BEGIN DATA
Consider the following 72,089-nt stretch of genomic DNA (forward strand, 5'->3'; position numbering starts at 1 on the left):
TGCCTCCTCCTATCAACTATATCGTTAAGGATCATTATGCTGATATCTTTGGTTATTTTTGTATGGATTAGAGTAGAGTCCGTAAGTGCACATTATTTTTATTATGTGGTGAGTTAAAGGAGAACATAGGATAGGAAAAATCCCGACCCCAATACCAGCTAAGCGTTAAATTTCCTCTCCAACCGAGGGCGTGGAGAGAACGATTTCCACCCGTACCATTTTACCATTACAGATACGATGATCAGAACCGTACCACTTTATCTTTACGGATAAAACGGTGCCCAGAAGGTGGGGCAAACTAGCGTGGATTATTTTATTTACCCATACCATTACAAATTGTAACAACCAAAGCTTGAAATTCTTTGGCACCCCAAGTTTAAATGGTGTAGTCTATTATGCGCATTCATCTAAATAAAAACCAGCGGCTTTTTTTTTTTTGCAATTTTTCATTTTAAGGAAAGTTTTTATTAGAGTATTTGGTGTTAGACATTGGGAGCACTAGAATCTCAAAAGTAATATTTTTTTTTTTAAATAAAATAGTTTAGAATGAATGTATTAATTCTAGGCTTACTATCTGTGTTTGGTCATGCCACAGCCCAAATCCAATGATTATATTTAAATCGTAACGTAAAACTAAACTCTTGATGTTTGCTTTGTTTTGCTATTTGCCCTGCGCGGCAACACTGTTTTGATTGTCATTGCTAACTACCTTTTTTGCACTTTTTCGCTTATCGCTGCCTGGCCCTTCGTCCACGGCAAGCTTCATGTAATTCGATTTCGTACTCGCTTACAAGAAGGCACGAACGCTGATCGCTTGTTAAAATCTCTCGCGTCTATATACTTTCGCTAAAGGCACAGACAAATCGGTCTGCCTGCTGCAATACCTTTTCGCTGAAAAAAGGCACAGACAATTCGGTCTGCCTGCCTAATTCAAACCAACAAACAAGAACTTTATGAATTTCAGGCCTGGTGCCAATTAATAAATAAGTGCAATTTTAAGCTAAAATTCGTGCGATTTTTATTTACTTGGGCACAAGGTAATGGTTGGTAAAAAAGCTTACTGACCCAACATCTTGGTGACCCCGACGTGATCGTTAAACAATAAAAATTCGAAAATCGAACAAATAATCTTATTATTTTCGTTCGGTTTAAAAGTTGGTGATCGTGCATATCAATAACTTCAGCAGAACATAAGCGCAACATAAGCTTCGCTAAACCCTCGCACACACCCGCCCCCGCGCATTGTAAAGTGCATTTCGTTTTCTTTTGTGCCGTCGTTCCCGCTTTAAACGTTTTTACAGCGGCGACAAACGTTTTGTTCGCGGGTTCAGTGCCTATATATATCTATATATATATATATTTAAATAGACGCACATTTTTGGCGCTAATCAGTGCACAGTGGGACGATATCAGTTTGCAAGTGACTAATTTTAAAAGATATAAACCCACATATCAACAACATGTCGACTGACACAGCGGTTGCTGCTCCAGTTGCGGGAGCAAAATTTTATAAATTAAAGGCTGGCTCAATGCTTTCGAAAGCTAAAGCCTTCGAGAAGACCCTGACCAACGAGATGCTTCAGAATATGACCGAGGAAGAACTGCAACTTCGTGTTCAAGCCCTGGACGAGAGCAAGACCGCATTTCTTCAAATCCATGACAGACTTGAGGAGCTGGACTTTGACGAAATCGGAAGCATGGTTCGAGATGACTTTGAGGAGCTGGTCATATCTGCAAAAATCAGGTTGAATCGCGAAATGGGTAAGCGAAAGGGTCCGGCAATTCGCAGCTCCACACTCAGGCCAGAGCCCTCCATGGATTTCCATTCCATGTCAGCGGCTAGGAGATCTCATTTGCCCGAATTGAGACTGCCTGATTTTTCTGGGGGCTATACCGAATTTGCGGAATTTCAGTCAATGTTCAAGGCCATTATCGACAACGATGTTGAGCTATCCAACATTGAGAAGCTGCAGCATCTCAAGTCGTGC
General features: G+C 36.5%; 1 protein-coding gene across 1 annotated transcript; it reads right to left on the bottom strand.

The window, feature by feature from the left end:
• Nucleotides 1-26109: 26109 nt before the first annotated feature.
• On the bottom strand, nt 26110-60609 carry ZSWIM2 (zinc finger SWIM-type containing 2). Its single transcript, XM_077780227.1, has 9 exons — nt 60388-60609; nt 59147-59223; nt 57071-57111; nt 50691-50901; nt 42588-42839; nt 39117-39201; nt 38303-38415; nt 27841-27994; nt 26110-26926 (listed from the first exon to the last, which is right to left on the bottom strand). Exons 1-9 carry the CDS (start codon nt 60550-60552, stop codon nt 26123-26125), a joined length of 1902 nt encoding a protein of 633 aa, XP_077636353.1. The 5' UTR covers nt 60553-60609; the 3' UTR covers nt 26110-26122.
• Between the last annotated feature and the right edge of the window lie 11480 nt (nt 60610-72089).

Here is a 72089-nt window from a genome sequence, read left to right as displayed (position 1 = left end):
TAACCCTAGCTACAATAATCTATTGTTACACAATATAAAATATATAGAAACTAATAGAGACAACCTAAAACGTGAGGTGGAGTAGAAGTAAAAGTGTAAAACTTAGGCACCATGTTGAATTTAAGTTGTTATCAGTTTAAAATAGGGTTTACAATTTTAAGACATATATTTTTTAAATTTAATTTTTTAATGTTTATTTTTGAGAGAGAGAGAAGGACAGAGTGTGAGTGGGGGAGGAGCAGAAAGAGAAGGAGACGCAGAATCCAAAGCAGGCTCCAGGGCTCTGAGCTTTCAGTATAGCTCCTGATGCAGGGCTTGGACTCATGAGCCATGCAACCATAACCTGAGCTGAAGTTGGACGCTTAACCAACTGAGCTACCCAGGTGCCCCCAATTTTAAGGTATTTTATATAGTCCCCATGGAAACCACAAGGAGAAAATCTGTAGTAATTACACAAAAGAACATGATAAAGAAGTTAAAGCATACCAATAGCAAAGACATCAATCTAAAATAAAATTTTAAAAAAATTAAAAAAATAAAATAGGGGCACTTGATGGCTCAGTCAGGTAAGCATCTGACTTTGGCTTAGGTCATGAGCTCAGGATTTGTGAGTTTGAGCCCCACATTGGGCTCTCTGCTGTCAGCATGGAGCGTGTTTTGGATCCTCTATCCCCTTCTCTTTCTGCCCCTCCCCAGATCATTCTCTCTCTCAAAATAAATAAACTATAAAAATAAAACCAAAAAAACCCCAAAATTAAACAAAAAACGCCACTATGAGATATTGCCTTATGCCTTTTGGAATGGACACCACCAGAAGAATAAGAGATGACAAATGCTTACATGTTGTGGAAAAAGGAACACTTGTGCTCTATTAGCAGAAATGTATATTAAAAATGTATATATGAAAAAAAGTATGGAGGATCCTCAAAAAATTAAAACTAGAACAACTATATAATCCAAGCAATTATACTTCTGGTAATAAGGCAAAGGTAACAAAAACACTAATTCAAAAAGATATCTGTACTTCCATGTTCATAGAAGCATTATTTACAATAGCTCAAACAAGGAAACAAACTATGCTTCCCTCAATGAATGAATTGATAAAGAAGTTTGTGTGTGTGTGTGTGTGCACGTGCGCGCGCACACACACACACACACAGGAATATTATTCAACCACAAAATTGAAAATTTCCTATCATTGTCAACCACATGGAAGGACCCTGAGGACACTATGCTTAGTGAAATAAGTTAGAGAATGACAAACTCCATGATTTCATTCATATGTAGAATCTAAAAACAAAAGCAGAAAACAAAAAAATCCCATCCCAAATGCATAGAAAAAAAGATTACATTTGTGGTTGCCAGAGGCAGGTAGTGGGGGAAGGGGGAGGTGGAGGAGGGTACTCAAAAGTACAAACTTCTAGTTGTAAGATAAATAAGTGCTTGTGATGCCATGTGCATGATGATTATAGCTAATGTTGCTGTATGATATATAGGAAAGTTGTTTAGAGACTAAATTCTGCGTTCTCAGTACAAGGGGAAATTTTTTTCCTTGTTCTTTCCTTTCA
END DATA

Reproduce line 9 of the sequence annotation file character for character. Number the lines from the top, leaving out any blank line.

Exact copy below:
TAACCCTAGCTACAATAATCTATTGTTACACAATATAAAATATATAGAAACTAATAGAGACAACCTAAAACGTGAGGTGGAGTAGAAGTAAAAGTGTAAAACTTAGGCACCATGTTGAATTTAAGTTGTTATCAGTTTAAAATAGGGTTTACAATTTTAAGACATATATTTTTTAAATTTAATTTTTTAATGTTTATTTTTGAGAGAGAGAGAAGGACAGAGTGTGAGTGGGGGAGGAGCAGAAAGAGAAGGAGACGCAGAATCCAAAGCAGGCTCCAGGGCTCTGAGCTTTCAGTATAGCTCCTGATGCAGGGCTTGGACTCATGAGCCATGCAACCATAACCTGAGCTGAAGTTGGACGCTTAACCAACTGAGCTACCCAGGTGCCCCCAATTTTAAGGTATTTTATATAGTCCCCATGGAAACCACAAGGAGAAAATCTGTAGTAATTACACAAAAGAACATGATAAAGAAGTTAAAGCATACCAATAGCAAAGACATCAATCTAAAATAAAATTTTAAAAAAATTAAAAAAATAAAATAGGGGCACTTGATGGCTCAGTCAGGTAAGCATCTGACTTTGGCTTAGGTCATGAGCTCAGGATTTGTGAGTTTGAGCCCCACATTGGGCTCTCTGCTGTCAGCATGGAGCGTGTTTTGGATCCTCTATCCCCTTCTCTTTCTGCCCCTCCCCAGATCATTCTCTCTCTCAAAATAAATAAACTATAAAAATAAAACCAAAAAAACCCCAAAATTAAACAAAAAACGCCACTATGAGATATTGCCTTATGCCTTTTGGAATGGACACCACCAGAAGAATAAGAGATGACAAATGCTTACATGTTGTGGAAAAAGGAACACTTGTGCTCTATTAGCAGAAATGTATATTAAAAATGTATATATGAAAAAAAGTATGGAGGATCCTCAAAAAATTAAAACTAGAACAACTATATAATCCAAGCAATTATACTTCTGGTAATAAGGCAAAGGTAACAAAAACACTAATTCAAAAAGATATCTGTACTTCCATGTTCATAGAAGCATTATTTACAATAGCTCAAACAAGGAAACAAACTATGCTTCCCTCAATGAATGAATTGATAAAGAAGTTTGTGTGTGTGTGTGTGTGCACGTGCGCGCGCACACACACACACACACAGGAATATTATTCAACCACAAAATTGAAAATTTCCTATCATTGTCAACCACATGGAAGGACCCTGAGGACACTATGCTTAGTGAAATAAGTTAGAGAATGACAAACTCCATGATTTCATTCATATGTAGAATCTAAAAACAAAAGCAGAAAACAAAAAAATCCCATCCCAAATGCATAGAAAAAAAGATTACATTTGTGGTTGCCAGAGGCAGGTAGTGGGGGAAGGGGGAGGTGGAGGAGGGTACTCAAAAGTACAAACTTCTAGTTGTAAGATAAATAAGTGCTTGTGATGCCATGTGCATGATGATTATAGCTAATGTTGCTGTATGATATATAGGAAAGTTGTTTAGAGACTAAATTCTGCGTTCTCAGTACAAGGGGAAATTTTTTTCCTTGTTCTTTCCTTTCA